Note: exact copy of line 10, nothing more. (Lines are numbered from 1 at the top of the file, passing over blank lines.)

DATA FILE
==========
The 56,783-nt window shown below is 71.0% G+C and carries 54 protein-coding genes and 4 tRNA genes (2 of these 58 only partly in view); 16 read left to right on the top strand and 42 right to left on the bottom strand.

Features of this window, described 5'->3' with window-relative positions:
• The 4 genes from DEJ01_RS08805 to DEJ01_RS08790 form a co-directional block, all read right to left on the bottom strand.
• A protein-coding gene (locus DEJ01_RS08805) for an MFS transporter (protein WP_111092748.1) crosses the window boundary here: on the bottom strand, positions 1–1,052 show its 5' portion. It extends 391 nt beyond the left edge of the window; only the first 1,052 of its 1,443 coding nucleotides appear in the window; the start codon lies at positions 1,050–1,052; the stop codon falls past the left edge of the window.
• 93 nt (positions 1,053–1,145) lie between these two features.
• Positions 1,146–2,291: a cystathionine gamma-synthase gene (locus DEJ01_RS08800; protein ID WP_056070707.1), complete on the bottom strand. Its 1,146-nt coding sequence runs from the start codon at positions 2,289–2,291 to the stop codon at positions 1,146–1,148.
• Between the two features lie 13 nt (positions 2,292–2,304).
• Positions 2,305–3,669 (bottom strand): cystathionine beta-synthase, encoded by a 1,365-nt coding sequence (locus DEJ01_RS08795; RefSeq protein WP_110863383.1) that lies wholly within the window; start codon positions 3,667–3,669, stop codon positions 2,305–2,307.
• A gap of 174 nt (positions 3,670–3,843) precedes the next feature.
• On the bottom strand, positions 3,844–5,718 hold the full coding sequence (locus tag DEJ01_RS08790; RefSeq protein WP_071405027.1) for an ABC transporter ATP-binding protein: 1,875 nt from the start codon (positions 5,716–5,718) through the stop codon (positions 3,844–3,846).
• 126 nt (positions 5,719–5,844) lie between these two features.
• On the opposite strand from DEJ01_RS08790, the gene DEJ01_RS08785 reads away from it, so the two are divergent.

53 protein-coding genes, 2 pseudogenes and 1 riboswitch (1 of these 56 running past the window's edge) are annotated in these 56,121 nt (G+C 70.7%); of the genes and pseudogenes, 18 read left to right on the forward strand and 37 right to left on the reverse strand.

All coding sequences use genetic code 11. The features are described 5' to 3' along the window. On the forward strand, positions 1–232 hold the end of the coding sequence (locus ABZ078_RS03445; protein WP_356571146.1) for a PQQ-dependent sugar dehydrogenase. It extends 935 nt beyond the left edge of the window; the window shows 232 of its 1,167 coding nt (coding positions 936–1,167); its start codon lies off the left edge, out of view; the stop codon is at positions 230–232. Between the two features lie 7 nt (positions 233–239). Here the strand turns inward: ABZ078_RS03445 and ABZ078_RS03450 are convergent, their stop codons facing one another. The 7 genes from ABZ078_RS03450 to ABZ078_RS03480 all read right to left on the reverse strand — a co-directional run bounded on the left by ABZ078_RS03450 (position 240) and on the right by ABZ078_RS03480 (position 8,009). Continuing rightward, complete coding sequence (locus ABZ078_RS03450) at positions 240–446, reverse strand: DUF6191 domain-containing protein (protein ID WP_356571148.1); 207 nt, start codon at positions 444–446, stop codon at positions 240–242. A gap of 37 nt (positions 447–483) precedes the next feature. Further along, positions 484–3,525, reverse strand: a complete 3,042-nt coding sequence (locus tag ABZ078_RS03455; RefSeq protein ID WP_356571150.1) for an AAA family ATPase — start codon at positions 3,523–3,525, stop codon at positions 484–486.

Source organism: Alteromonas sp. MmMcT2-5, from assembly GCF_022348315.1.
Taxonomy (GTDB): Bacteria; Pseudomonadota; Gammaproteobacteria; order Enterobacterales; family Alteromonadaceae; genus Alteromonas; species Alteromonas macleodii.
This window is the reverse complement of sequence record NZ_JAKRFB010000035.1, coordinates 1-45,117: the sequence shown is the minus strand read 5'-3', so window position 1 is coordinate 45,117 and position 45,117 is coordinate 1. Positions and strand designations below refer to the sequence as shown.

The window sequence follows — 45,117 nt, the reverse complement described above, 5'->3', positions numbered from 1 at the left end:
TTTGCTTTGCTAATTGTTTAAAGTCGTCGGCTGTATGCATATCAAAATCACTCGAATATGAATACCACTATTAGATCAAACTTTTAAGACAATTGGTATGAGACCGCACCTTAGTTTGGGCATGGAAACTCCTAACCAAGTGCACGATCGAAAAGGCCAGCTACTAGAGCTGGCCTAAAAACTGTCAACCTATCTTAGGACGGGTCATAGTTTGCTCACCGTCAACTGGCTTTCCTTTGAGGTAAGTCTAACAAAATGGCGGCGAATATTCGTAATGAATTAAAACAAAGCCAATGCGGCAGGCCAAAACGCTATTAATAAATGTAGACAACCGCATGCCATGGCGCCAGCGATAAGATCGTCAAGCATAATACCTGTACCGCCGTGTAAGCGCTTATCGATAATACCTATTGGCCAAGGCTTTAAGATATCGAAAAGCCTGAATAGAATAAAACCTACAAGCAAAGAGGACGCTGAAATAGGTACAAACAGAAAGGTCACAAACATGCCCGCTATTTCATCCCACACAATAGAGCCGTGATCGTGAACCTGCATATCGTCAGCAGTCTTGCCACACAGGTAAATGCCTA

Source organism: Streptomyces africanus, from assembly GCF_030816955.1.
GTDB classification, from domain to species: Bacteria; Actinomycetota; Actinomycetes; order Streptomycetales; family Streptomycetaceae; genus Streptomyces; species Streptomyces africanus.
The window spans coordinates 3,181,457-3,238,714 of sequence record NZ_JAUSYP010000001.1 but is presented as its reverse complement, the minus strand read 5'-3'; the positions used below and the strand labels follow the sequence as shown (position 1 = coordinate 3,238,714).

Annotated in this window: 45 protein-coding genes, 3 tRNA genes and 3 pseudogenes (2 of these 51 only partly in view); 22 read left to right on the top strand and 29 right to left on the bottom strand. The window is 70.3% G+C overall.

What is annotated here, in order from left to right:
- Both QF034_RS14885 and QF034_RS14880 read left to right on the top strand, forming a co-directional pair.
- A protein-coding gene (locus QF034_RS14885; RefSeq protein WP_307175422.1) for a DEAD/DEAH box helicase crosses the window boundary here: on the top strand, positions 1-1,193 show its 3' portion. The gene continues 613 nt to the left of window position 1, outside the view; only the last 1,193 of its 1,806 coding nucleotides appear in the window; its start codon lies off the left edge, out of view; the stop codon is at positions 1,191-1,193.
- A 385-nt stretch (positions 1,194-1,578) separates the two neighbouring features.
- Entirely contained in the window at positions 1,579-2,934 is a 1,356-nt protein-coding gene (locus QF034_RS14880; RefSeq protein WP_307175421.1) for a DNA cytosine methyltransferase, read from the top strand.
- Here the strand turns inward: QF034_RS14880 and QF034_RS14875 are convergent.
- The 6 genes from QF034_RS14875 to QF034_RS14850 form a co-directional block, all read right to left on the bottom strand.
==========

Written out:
• On the bottom strand, positions 3,844–5,718 hold the full coding sequence (locus tag DEJ01_RS08790; RefSeq protein WP_071405027.1) for an ABC transporter ATP-binding protein: 1,875 nt from the start codon (positions 5,716–5,718) through the stop codon (positions 3,844–3,846).